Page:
May 16 saw Takaaki Kidani, the owner of New Japan Pro-Wrestling, appear in Tokyo to discuss NJPW’s future business plans.
Kidani’s talk followed an announcement from New Japan’s medical staff about the injuries sustained by Katsuyori Shibata and Tomoaki Honma. In regards to the health and safety of NJPW talent, Kidani stated that he wanted to ‘closely re-examine everything’.
New Japan’s sales have consistently increased annually since 2012, and the trend is set to continue in 2017. NJPW is projecting sales of 3.7 billion Yen (roughly 32.6 million USD) for their 2017 reporting period. New Japan is projecting sales of 4.5 billion Yen for 2018, with a goal of 5 billion. Kidani hopes to ‘maximize the earning potential’ of each wrestler on the New Japan roster, while reducing their dates in order to conserve health.
As talk turned to America, Kidani touched on the differences in business between New Japan, and the market leader, WWE. In terms of merchandise sales, Kidani said that New Japan’s numbers are around ‘a fifth to a quarter’ of WWE’s, but that in the realm of digital goods and distribution, things are not even close.
As a result, Kidani announced three major tentpoles of New Japan’s business in the near future. These consisted of:
First, Kidani talked about the company’s live strategy, and announced a long term goal of a full house at the Tokyo Dome by 2020. He cited NJPW’s traditional January 4th Tokyo Dome show falling on a Saturday that year as a big opportunity. Said Kidani, ‘We want 40-45,000 tickets sold. A sold number of over 40,000 is something we can call a full house.’ Kidani also stated that due to increased media exposure and active promotion, live houses in venues across the country have improved.
On a related note, Kidani commented on last year’s Buddyfight commercial starring Kazuchika Okada and Milla Jovovich. ‘Lots of people asked why I we did that- it was mainly out of frustration at a lot of our guys moving to America,’ he glibly remarked, before stating the commercial was a direct appeal to America in general and Hollywood in particular.
Next was discussion of a digital roadmap, and a goal of 100,000 subscribers to the NJPW World service, which would make it Japan’s largest streaming distribution service. Of the 50,000 current subscribers to NJPW World, 10,000 are outside Japan. This in addition to 200,000 weekly viewers of New Japan’s AXS TV show in the States.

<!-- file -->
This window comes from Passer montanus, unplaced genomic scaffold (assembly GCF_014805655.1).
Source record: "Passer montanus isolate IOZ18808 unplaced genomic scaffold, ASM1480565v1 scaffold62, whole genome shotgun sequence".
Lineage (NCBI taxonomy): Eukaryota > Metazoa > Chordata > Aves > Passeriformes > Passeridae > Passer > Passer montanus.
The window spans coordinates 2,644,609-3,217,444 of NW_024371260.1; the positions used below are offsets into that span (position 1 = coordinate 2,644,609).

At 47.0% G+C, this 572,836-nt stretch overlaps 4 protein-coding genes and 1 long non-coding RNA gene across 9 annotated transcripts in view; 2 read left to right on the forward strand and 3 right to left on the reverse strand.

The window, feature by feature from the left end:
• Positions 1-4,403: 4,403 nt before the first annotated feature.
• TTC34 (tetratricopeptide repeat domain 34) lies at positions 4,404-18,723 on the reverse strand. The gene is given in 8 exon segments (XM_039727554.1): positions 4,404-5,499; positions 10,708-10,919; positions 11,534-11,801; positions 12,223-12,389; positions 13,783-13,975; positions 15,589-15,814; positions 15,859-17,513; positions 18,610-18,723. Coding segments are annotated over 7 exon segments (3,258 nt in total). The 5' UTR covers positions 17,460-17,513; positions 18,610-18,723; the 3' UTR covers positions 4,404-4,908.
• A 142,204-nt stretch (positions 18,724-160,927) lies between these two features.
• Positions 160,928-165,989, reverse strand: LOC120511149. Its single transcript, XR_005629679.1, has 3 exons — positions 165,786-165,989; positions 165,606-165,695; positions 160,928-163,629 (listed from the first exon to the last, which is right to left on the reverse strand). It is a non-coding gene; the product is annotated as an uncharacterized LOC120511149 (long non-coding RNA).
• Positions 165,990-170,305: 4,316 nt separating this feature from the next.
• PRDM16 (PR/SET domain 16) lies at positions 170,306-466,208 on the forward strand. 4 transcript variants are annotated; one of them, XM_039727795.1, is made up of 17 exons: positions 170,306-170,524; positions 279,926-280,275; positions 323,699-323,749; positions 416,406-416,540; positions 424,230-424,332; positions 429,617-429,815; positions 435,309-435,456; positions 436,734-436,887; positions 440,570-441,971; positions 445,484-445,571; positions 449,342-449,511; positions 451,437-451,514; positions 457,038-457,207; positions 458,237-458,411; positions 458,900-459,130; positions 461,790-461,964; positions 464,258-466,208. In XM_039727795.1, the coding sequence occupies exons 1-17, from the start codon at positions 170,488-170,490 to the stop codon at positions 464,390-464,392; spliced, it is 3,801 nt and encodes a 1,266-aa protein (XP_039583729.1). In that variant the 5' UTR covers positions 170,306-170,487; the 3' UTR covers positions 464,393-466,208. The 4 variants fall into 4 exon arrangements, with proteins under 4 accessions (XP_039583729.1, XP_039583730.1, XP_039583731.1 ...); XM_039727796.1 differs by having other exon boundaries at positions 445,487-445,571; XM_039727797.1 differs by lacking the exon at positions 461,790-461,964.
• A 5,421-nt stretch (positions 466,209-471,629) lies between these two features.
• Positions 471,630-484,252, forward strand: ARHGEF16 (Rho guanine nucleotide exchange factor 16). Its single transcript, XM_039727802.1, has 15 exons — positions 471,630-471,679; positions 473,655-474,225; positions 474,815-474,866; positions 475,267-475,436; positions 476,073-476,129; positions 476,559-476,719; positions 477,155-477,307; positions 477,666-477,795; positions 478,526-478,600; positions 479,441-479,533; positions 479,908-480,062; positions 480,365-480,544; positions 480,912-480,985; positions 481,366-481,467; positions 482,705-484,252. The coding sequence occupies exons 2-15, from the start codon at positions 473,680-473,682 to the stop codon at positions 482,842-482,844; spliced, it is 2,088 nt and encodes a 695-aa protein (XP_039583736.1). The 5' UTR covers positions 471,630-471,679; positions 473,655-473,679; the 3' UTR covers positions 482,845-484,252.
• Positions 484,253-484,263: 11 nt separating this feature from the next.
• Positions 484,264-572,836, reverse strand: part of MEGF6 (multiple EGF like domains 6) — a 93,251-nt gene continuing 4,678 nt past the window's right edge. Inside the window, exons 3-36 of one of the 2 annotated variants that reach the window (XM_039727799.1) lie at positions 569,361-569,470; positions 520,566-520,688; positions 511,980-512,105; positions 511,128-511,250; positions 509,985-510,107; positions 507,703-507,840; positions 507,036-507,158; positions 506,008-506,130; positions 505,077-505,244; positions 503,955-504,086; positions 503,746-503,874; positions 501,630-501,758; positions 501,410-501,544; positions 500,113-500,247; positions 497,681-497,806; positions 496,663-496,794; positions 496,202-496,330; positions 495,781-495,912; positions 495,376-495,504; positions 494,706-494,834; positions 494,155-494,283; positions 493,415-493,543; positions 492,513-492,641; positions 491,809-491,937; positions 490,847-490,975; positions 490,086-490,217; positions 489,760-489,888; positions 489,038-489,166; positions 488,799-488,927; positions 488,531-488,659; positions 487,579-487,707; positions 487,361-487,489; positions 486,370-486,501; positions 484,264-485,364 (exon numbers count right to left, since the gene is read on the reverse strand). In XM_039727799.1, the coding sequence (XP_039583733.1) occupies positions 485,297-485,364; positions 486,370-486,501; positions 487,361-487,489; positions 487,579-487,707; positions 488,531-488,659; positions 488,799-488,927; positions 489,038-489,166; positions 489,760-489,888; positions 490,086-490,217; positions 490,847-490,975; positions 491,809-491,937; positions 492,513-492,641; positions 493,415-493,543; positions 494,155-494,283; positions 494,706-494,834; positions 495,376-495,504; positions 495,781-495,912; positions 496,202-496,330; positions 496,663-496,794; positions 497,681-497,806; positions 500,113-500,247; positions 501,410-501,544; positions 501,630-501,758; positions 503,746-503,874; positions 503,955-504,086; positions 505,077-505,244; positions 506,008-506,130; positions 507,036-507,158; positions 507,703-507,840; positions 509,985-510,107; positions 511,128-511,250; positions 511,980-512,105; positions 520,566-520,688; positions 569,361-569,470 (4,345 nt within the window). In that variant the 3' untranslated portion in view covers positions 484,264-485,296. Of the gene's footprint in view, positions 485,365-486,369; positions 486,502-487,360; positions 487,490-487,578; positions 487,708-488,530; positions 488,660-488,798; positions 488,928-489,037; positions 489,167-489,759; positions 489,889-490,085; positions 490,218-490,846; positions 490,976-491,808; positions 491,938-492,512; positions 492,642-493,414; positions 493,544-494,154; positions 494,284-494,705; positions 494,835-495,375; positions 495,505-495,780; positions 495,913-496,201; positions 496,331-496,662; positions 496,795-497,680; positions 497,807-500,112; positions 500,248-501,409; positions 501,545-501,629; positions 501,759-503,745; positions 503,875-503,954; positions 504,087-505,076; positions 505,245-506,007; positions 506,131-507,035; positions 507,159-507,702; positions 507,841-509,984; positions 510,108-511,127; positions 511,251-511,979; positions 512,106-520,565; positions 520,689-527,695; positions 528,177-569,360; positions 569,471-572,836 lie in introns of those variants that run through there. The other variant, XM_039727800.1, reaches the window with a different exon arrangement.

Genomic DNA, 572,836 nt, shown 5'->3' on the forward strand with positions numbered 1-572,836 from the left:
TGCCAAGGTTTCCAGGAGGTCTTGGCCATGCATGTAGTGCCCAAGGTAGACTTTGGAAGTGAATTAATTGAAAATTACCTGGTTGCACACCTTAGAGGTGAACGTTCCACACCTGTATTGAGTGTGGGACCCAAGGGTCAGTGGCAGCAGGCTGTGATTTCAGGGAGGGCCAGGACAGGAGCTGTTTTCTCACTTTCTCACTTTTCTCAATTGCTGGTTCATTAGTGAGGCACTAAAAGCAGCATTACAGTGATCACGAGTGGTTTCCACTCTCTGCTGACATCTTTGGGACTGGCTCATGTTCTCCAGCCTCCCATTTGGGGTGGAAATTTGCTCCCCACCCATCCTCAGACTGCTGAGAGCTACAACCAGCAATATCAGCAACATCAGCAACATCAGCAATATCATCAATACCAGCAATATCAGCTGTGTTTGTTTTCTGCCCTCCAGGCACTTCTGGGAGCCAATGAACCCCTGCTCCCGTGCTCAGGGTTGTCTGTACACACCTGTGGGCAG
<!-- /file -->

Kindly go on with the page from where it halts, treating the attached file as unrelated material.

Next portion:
New Japan World received a site update on May 16, and in the next few days, viewers will be more easily able to access NJPW World through Chromecast and Amazon Fire TV.
Kidani also declared an intention to increase live streamed shows, not just from New Japan itself, but global partners in the form of Ring of Honor, Revolution Pro, and CMLL. There is also a desire to increase the archive content on the World site, and Kidani would like feedback from fans on what kind of original programming they’d like to see on the service. Kidani also pointed to May 17th’s free airing of the Best of the Super Junior tournament opening show as a chance to appeal to new users.
The third tentpole was global strategy, and New Japan’s advance into America. Both Los Angeles G1 Special cards on July 1st and 2nd sold out in the span of two hours. Due to fan demand, extra seating was made available, and these tickets sold out in two minutes. To give an idea of the size of the Long Beach Convention Center to the Japanese media, Kidani likened it to the Ota Gymnasium, and surmised that ‘personally, I think we can run in buildings twice that size’.
In terms of longer term strategy in the US, Kidani talked about plans to start a functioning US subsidiary next year, as well as a dojo based in America, and the IWGP US title announced at ROH’s War of the Worlds event this past weekend.
In analysing NJPW’s prospects in the US, Kidani stated that the company’s unique strengths are ‘presenting the best in ring wrestling in the world, a long history, and an original product not available anywhere else.’ Kidani also stated a desire to sell American cable networks on NJPW content.
With this mindset, Kidani stated he wanted the New Japan product to be presented ‘as is’ to American fans, giving them a unique experience. In regards to developing new stars, he said that we live in an era where ‘stars can be born in an instant’. With the goal of growing American business, Kidani talked about working with American promotions in order to nurture new talent, and bringing a Japanese style of touring promotion to a US territory.
In closing, Kidani said that it’s his goal to expose new, broader audiences to the joys of New Japan, while also taking greater care of the talent involved. It was a strong statement of intent for a company approaching a new stage in its 45 year history.